I understand Bill is working on TMP but what the heck is he and the editorial staff doing right now?

Matakishi06 Feb 2015 4:37 p.m. PST

@ Maddaz111
Messages to Bill have remained unanswered.
This is already on open view, that's the whole point. At least now more people who are affected know to do something about it.

Personal logo etotheipi Sponsoring Member of TMP06 Feb 2015 4:49 p.m. PST

on-line privacy is now a myth

On-line privacy has always been a myth. The Internet (back when it was ARPANet) was explicitly built without any capability for what we would call privacy. It continues to be that way to this day (which is one of the prime reasons it works as well as it does).

The United States (and other countries) have on-line privacy laws. These are not part of the technology, they were placed on top of it (in much the same way that you are not allowed to legally pick the lock on my front door, whether you can or not).

But every time you send data to the Internet, you are agreeing that anyone getting your data is free to send it to countries where those laws do not have jurisdiction.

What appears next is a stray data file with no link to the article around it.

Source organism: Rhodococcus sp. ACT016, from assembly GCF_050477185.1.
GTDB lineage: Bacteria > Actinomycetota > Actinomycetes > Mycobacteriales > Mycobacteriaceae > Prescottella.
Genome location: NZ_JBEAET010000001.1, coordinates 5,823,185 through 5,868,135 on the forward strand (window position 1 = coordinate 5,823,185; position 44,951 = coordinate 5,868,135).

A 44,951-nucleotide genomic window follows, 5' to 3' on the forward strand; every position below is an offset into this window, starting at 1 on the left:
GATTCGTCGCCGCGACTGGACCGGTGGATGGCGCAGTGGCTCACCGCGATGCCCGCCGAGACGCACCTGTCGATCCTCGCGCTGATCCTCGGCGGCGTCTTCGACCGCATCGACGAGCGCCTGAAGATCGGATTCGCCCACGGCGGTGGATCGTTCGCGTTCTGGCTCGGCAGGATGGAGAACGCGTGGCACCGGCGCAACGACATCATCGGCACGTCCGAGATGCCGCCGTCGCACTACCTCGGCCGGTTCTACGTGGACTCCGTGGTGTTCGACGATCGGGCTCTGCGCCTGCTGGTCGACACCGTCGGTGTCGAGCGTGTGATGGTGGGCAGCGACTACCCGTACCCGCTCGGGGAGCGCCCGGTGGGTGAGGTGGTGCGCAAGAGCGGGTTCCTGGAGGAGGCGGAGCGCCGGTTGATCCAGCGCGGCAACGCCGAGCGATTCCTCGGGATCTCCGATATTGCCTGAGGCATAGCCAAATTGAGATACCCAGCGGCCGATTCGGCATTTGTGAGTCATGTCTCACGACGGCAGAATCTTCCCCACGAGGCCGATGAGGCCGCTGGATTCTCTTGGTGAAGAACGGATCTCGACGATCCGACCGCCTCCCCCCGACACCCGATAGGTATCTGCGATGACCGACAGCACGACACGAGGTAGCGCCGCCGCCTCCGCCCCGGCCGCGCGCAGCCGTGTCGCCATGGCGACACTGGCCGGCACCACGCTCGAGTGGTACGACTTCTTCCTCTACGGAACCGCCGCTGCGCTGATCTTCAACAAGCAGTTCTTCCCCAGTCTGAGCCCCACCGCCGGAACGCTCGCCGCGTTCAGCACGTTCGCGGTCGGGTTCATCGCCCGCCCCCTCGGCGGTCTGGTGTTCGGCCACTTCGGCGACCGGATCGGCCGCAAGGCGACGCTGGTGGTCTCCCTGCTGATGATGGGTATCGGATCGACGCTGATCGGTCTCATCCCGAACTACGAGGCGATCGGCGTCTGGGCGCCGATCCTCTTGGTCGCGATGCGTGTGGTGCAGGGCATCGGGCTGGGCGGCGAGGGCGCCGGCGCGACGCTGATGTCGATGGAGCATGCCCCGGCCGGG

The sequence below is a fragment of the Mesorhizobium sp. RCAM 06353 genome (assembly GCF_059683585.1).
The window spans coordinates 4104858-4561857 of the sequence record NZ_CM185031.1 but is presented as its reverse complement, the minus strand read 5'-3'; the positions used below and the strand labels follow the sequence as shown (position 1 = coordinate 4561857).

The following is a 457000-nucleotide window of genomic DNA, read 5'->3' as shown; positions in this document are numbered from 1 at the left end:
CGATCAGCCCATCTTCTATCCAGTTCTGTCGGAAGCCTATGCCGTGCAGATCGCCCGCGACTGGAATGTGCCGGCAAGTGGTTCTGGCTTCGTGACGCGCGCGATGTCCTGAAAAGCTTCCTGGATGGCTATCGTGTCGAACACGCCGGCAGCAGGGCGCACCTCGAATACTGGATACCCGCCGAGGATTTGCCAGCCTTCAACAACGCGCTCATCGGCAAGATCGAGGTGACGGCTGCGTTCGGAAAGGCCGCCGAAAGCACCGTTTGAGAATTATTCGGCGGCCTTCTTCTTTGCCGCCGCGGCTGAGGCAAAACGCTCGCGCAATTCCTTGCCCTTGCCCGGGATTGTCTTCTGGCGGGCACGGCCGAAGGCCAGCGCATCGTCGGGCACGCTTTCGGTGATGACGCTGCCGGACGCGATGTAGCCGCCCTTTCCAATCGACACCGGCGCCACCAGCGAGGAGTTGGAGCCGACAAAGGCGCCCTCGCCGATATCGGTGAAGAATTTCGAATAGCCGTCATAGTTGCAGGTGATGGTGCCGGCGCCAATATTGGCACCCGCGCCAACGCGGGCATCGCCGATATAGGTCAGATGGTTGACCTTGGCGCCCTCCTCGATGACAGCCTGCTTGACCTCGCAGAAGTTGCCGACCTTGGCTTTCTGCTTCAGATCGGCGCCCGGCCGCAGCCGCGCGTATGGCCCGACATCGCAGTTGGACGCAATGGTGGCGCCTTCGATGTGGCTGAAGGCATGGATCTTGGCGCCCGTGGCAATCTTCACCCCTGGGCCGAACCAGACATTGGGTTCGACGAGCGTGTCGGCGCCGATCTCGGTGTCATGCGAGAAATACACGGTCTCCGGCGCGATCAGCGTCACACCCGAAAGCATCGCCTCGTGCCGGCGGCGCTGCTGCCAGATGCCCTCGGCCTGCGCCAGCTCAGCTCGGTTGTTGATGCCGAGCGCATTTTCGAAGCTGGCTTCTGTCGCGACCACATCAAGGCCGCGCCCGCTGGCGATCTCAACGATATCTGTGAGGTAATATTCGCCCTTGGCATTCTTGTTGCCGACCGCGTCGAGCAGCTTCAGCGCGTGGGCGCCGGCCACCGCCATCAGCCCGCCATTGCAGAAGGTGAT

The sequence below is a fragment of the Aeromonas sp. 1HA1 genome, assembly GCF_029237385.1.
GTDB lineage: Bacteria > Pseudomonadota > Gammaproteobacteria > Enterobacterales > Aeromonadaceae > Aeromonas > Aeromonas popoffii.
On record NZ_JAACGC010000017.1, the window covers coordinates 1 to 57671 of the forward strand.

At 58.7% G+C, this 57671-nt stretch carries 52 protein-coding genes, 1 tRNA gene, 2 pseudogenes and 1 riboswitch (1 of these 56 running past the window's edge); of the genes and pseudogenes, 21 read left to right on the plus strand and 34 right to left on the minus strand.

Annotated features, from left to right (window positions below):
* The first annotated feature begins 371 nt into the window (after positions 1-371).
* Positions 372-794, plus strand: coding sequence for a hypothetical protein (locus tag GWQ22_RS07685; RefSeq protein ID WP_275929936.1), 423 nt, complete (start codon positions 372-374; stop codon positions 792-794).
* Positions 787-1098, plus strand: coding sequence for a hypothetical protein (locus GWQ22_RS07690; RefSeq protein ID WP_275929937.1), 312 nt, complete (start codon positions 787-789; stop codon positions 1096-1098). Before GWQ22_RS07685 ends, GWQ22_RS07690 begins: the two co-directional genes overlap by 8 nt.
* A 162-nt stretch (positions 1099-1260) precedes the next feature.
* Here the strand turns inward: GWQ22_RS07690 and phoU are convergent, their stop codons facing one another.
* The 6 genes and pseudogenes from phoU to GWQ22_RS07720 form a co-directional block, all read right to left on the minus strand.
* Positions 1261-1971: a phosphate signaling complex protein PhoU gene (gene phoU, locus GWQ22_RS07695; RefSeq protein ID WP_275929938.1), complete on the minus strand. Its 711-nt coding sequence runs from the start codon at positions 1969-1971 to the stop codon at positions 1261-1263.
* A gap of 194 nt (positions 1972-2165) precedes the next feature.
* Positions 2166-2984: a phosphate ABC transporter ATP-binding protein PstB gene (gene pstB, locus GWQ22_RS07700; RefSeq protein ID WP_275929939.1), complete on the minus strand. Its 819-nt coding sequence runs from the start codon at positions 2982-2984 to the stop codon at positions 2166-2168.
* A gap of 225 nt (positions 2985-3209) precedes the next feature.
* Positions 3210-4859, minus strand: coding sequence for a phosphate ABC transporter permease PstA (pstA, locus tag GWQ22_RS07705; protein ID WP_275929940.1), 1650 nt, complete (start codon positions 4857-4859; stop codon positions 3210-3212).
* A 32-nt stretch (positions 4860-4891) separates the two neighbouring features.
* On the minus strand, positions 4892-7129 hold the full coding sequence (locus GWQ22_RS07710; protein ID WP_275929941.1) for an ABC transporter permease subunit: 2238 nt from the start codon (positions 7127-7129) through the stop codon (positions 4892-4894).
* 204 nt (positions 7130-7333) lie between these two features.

So, you did not notice this when you got the link to your advertiser's page? It was pretty obvious.

Matakishi06 Feb 2015 5:00 p.m. PST

Obvious doesn't make it right (or lawful).

Personal logo etotheipi Sponsoring Member of TMP06 Feb 2015 5:03 p.m. PST

Actually, it does.

You got the URL and decided to use it.

There is nothing posted on the TMP servers with your password exposed that someone can get to. Only when you send that URL out to a DNS does your password transit the Internet.

Personal logo Editor in Chief Bill The Editor of TMP Fezian06 Feb 2015 5:52 p.m. PST

When you became an advertiser, you received an email which began with…

Your private TMP advertising account page has been set up at:

(Note that your password is in the URL)

Therefore, this should come as no great surprise to anyone.

And if you are not careful, and somehow your URL (with the password) gets out, what can someone do with it?

Gosh, I guess they could send a Hobby News story in for publication.

That's about it.